iSCSI_Raid_5 iSCSI_Raid_10 iSCSI_on_FS Raid_10
Type_of_test Performance IOPS Performance IOPS Performance IOPS
SR (Q=32) 113.758 MB/s 117.027 MB/s 117.316 MB/s
SW (Q= 32) 82.531 MB/s 117.046 MB/s 115.717 MB/s
RR 4KiB (Q= 32) 52.542 MB/s 12827.6 52.154 MB/s 12732.9 38.101 MB/s 9302.0
RW 4KiB (Q= 32) 35.035 MB/s 8553.5 49.571 MB/s 12102.3 66.477 MB/s 16229.7
SR (Q= 1) 86.619 MB/s 94.588 MB/s 101.082 MB/s
SW (Q= 1) 75.291 MB/s 105.702 MB/s 102.972 MB/s
RR 4KiB (Q= 1) 8.691 MB/s 2121.8 8.276 MB/s 2020.5 10.676 MB/s 2606.4
RW 4KiB (Q= 1) 10.006 MB/s 2442.9 9.594 MB/s 2342.3 11.077 MB/s 2704.3
NFS Raid 5 NFS Raid 10
Type of test Performance IOPS Performance IOPS
SR (Q= 32) 114.898 MB/s 117.439 MB/s
SW (Q= 32) 96.743 MB/s 117.007 MB/s
RR 4KiB (Q= 32) 56.588 MB/s 13815.4 66.533 MB/s 16243.4
RW 4KiB (Q= 32) 44.319 MB/s 10820.1 57.590 MB/s 14060.1
SR (Q= 1) 106.323 MB/s 109.257 MB/s
SW (Q= 1) 81.581 MB/s 106.127 MB/s
RR 4KiB (Q= 1) 12.513 MB/s 3054.9 14.132 MB/s 3450.2
RW 4KiB (Q= 1) 9.270 MB/s 2263.2 10.571 MB/s 2580.8

*I apologize for the table formatting, no matter what i set it to, wordpress is deciding to do it’s own thing.

It’s clear from these test results that i am maxing out the 1 gig connection on the sequential transfers (especialy when the queue depth is increased).  I was a bit surprised by the performance gains in the RAID 10 vs. RAID 5 and that NFS ended up being faster than iSCSI (probably cause it’s all software based iSCSI).  Clearly this will work well for a single host, but the real performance testing will happen when multiple hosts hit the NAS.  So that is where i go next, now that i’ve settled on a storage configuration, i can start planning hosts for this home lab.  Let me know your thoughts in the comments

VSPEX Blue – Evo:Rail and more!

VSPEX Blue Today EMC announced it’s latest product, the VSPEX Blue!  This 2U hyper converged offering is based of of VMware’s EVO:Rail platform that was announced last year.  While most everyone reading this is familiar with the EVO:Rail platform, the VSPEX Blue offering expands on this to give even more to the administrator.

For those of you unfamiliar, EVO:Rail offers a simplified VMware cluster setup that lets you go from power on to provisioning virtual machines in about 15 minutes with limited interaction from the administrator.  For more information about the software and basic interface, read this blog post from Duncan Epping.

So what do you get?

On the outside, each VSPEX Blue appliance is a standard Phoenix 2U chassis that contains 4 nodes.  Each node contains 2 gigabit ethernet ports, and 4 storage drives to make it vSan compliant.  The diagram below explains in detail what to expect from a hardware perspective.

VSPEX Blue Hardware

One differentiating factor in the hardware is that this is the first EVO:Rail solution to offer both a standard and performance model.  The only difference is that the standard has 128GB of ram and the performance has 192GB.  The below slide explains what you get in each node.

VSPEX Blue Node

 

So what sets this apart from the other vendors?

That is an interesting question.  While there is a slight hardware differentiation in RAM options, the biggest differences come in the form of software.  On top of the standard VMware offering comes the VSPEX Blue Manager.  This is built into the standard EVO interface, so what you get is extra options in a familiar presentation.  A key section is the hardware manager which allows you to view the hardware status of each component in the appliance in an interface that reminds me of Unisphere.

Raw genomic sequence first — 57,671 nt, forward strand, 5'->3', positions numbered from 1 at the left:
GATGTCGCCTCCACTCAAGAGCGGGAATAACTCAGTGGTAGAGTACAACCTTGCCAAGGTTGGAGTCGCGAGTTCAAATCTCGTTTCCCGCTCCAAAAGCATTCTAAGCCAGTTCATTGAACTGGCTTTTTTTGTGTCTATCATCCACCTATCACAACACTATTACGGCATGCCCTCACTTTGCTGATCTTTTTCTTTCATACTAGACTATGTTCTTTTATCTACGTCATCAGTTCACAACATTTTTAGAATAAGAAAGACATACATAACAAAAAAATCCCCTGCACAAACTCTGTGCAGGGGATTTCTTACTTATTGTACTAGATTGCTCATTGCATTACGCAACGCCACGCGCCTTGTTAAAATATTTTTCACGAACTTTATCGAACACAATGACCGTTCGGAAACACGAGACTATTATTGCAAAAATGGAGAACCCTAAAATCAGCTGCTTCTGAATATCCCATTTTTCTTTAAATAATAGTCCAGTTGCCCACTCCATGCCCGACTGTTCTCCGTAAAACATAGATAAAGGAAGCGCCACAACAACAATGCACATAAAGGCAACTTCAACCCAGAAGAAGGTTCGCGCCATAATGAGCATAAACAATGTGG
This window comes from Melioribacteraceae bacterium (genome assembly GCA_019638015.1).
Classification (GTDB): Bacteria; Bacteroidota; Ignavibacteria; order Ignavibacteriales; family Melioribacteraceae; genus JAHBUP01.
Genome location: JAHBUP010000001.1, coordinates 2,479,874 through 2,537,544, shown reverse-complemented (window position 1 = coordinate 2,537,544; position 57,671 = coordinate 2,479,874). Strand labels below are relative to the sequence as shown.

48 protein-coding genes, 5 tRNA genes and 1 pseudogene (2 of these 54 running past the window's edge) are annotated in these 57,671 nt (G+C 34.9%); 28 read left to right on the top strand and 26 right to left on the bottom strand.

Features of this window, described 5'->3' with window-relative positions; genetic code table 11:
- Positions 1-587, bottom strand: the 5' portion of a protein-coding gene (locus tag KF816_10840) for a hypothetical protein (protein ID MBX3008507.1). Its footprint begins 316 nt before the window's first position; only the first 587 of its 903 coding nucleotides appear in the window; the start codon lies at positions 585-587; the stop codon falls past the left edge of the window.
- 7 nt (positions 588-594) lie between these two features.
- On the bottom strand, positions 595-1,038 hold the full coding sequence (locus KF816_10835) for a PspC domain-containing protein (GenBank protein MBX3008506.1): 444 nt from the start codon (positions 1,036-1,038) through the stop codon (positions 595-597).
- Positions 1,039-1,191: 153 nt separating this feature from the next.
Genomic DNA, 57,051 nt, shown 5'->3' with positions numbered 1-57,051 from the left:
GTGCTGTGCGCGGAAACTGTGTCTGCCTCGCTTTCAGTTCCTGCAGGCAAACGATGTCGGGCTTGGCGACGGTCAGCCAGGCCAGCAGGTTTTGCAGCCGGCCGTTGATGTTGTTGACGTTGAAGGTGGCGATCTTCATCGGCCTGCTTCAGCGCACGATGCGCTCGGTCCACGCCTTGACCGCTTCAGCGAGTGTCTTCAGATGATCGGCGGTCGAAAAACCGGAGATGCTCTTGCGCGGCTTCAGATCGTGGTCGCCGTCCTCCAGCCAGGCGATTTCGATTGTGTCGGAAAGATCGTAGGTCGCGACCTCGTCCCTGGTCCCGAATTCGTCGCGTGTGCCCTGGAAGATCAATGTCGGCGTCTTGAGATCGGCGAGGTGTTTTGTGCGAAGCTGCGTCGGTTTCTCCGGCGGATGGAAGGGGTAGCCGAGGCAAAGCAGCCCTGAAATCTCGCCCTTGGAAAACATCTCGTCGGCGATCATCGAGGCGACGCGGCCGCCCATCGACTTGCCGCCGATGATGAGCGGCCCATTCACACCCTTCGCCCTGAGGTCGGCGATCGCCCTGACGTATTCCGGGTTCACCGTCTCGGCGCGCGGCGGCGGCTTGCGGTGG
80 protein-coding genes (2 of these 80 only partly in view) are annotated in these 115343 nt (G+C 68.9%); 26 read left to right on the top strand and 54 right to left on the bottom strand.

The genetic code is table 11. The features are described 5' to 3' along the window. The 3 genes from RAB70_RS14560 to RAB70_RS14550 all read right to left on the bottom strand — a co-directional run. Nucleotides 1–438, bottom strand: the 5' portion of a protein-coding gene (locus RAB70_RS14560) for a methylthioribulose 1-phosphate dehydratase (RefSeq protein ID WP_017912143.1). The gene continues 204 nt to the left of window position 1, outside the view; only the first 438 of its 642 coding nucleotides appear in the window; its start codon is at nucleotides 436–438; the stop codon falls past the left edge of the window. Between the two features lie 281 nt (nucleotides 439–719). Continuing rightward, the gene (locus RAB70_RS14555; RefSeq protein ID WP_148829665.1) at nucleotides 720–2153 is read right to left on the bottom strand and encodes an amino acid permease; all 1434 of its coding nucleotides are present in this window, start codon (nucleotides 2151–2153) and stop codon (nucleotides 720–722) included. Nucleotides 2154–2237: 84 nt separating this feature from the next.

VSPEX Blue Manager Appliance View

 

You can visualize exactly which part has failed and this makes it easy for the administrator to replace the parts themselves.  Tied with this also comes the EMC Remote support options including ESRS found on EMC’s traditional storage platforms.  You can click right from the VSPEX Blue Manager interface and get knowledge base access and live chat available to you.  EMC will be handling the support for all issues relating to the VSPEX Blue appliance and will interface with VMware as needed.  The administrator will not need to call 1 company for hardware and another for software.

The other major addition from EMC is the VSPEX Blue Marketplace.  This is a great place to click and automatically deploy additional VMware related software solutions.  When VSPEX Blue goes GA in 2 weeks, it will launch with the following options from the marketplace:

  • EMC Recoverpoint for VMs (Licensed for 15 VMs per appliance)
  • CloudArray Virtual Edition (1 TB of cache and 10TB of cloud storage)
  • vSphere Data Protection Advanced (Alowing you to backup to Avamar and Datadomain)

VSPEX Blue MarketThis is just to start, as the product evolves more offerings will be available from EMC and from partners.

My take on this offering

So after looking at all the launch partners, it’s clear that while EMC is last to market, they haven’t just been wasting their time.  This is the first appliance i’ve seen that offered something more than just the standard EVO:Rail offering and laid the groundwork for a bigger ecosystem.  Given that this is the first instance that there are 2 different hardware offerings, i can see some people saying that EMCs relationship with VMware allowed them something special.  My understanding (and i could be wrong about the specifics on this) is that this option is available to all partners, so we may see some new offerings from the existing launch partners as well.

This appliance is also a partner only sale, so EMC Sales reps won’t be selling them directly (unless you want to buy a lot of them) and they will be sourced directly from the OEM manufacturers, which means the partner will be in charge of delivery instead of EMC.